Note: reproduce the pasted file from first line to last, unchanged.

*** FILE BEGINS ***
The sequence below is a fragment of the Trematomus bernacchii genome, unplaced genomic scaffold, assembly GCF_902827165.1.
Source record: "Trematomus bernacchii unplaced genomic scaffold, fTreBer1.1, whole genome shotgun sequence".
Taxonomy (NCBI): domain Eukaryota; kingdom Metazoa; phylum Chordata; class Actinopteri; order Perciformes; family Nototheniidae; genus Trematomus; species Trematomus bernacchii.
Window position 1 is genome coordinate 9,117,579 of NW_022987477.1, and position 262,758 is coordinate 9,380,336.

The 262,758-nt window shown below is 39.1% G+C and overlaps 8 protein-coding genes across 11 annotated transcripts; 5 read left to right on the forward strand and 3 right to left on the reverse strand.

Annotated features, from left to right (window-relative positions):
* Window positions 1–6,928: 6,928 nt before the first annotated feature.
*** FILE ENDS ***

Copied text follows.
The sequence below is a fragment of the Trematomus bernacchii genome, unplaced genomic scaffold, assembly GCF_902827165.1.
Source record: "Trematomus bernacchii unplaced genomic scaffold, fTreBer1.1, whole genome shotgun sequence".
Taxonomy (NCBI): domain Eukaryota; kingdom Metazoa; phylum Chordata; class Actinopteri; order Perciformes; family Nototheniidae; genus Trematomus; species Trematomus bernacchii.
Window position 1 is genome coordinate 9,117,579 of NW_022987477.1, and position 262,758 is coordinate 9,380,336.

The 262,758-nt window shown below is 39.1% G+C and overlaps 8 protein-coding genes across 11 annotated transcripts; 5 read left to right on the forward strand and 3 right to left on the reverse strand.

Annotated features, from left to right (window-relative positions):
* Window positions 1–6,928: 6,928 nt before the first annotated feature.